KNOXVILLE, Tenn. (WATE) — Could your workweek be getting a little bit shorter? One business expert with the University of Tennessee thinks it might be a good idea.

An associate professor of management at UT’s Haslam College of Business started by explaining the five-day workweek comes from Henry Ford and the manufacturing industry more than 100 years ago. Timothy Munyon said it then spilled into office life; however, he said it’s obvious times have changed.

“The history of work, if you look at how we’ve structured work really over the last 120-plus years, it’s an artifact of some realities that were relevant in history but maybe not relevant today,” said Munyon. “When you look at the nature of the way that we actually do work it’s not always the best way for employees.”

That’s why Munyon said he’s passionate about improving the work-life balance for Americans across the nation. It’s also why he feels it may be wise for employers to consider changes like a four-day workweek, saying it can improve productivity, reduce burnout and increase respite.

“It’s about sustainability, actually helping people be well at work and thrive while also helping manage for the long run,” he said.

Munyon also adds this has become vital over the last couple of years as the world dealt with political unrest, the pandemic, and financial insecurity.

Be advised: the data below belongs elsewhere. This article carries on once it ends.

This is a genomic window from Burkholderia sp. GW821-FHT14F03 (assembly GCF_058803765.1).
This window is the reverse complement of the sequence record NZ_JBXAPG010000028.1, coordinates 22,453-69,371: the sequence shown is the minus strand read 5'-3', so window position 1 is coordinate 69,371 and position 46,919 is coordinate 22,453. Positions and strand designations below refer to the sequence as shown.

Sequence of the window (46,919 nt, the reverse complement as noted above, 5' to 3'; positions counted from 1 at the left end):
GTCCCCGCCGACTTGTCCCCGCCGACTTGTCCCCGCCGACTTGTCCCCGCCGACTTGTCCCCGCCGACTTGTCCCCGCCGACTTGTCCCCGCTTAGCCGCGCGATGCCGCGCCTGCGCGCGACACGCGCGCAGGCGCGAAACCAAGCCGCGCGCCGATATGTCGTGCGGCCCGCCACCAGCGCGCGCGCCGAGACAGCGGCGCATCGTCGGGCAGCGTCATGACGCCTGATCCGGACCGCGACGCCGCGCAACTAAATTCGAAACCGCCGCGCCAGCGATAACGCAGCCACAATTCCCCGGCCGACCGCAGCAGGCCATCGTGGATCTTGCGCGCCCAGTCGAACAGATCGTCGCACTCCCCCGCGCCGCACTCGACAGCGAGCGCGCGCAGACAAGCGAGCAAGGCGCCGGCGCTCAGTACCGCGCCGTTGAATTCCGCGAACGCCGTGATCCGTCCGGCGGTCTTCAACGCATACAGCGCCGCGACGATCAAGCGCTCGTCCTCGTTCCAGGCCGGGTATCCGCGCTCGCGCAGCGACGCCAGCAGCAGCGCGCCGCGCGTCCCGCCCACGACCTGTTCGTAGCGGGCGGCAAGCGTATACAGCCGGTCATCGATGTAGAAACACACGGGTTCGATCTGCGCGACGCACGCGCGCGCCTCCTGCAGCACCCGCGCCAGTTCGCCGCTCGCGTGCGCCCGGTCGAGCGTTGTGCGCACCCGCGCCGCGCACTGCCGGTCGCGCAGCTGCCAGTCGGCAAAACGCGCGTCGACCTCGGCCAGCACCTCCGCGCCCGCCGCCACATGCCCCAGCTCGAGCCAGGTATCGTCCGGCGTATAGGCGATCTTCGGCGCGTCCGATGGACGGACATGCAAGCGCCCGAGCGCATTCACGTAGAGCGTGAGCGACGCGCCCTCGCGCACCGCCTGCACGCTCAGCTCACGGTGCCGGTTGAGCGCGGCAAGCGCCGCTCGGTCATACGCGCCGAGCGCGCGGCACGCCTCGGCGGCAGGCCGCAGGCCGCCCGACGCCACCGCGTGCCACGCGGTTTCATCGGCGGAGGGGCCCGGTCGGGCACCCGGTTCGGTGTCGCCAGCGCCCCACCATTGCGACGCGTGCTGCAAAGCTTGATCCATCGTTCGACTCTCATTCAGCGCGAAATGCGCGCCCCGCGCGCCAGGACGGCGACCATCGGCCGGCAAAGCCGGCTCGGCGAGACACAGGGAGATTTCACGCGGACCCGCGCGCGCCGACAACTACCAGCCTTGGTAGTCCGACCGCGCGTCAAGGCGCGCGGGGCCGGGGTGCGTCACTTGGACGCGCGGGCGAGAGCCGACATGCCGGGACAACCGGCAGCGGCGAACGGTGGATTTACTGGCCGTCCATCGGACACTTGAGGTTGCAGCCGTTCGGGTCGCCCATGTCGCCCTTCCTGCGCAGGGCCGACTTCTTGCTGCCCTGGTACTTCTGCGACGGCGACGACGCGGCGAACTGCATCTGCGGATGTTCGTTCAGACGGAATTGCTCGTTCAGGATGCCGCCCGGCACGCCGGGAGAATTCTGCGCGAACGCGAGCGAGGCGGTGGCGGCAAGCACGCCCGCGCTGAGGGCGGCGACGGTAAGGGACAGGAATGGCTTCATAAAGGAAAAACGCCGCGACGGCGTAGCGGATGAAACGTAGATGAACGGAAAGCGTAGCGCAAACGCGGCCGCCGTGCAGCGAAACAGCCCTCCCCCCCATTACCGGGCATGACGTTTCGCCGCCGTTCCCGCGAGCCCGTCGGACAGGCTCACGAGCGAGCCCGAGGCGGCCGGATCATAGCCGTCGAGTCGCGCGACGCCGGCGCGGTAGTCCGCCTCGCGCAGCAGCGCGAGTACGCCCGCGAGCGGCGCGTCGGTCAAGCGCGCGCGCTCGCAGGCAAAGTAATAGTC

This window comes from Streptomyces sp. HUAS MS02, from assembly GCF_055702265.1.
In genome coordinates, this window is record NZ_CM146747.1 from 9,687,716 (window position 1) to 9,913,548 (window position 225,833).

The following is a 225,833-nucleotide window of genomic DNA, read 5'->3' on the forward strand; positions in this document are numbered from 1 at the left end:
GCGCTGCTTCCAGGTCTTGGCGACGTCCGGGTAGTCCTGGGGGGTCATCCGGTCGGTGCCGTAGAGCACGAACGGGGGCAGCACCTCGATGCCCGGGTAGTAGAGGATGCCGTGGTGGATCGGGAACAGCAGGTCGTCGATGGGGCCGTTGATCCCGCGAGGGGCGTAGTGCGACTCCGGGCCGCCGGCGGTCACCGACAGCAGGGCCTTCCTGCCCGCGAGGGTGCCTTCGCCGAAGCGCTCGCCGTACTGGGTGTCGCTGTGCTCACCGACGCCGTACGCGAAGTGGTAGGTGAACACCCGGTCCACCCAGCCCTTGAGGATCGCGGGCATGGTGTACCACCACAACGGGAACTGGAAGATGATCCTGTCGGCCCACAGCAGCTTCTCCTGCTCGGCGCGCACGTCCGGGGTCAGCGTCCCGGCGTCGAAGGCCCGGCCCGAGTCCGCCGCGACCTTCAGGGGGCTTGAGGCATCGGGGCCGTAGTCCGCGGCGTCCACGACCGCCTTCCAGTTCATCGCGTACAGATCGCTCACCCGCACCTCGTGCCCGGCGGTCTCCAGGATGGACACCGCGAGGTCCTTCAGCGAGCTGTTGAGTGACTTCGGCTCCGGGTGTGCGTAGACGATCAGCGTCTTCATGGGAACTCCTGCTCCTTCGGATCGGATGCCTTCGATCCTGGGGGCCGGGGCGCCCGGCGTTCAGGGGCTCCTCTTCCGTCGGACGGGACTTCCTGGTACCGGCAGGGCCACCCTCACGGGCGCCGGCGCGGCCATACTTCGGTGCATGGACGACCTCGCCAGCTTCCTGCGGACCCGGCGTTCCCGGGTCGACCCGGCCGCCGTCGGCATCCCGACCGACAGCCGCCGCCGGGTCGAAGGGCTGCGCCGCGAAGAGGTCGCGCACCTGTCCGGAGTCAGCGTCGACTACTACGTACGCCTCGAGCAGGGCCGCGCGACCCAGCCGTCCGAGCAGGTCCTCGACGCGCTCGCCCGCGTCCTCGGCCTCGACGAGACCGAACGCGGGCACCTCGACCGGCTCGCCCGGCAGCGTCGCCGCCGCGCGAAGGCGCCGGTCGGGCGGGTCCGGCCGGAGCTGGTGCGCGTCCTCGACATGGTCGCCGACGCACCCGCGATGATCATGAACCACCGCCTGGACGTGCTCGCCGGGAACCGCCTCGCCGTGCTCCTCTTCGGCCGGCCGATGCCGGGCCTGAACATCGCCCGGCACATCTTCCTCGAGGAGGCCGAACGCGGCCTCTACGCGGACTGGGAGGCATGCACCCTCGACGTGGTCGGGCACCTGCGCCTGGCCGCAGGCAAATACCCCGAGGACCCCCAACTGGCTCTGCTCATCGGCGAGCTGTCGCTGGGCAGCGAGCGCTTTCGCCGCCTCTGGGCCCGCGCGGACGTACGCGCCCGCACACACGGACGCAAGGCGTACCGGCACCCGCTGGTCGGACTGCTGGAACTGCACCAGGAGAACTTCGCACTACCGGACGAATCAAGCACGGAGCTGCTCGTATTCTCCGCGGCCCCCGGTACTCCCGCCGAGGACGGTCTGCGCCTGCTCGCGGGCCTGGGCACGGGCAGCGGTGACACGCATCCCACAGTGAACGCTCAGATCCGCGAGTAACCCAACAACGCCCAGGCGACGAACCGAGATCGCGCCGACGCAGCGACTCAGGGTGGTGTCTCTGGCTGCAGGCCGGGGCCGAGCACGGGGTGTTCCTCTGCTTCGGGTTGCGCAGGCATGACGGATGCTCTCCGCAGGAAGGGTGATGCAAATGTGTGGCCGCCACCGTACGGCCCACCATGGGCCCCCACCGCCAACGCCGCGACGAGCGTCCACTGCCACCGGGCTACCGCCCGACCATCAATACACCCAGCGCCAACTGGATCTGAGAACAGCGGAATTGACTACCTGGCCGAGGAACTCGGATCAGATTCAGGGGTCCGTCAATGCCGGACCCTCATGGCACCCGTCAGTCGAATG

“One thing that employers can do is kind of build in a little bit more rest for their employees to recharge, it’s not business as normal,” he began. “If you look at things like base rates of things like burnout and depression in the population, we see spikes, and often they are non-work-related spikes, but employers can help employees better manage those stressors by giving them flexibility and a little more latitude at work.”

Munyon also said there must be a shift in the way employers think soon if they hope to slow down what’s been dubbed “The Great Resignation.” Throughout the pandemic, Munyon said more Americans than ever reevaluated what mattered to them, forcing some of them out of the workforce altogether.

“Especially amidst the Great Resignation where employees have a lot of latitude, they can pick and choose where they want to go, employers who recognize those needs, those values are going to put themselves in a better position to retain top talent,” Munyon said.

He said if employers can make a shift to offer some flexibility at work, it could keep younger talent around and the baby boomers in check a little longer.

“If we can be flexible and we can offer arrangements that aren’t kind of this traditional route workweek, it actually encourages them to stay plugged in too,” he said. “We retain their talent, their skills, their relationships, their knowledge, all those things that we need and we can actually help our employees a lot just by being a little more flexible.”

While he knows the four-day workweek may not work for every field or industry, it can work for many. Munyon said he feels the same amount of work can get done in four days as opposed to five, while keeping the same pay, adding the three days off would allow people to recharge their bodies and minds.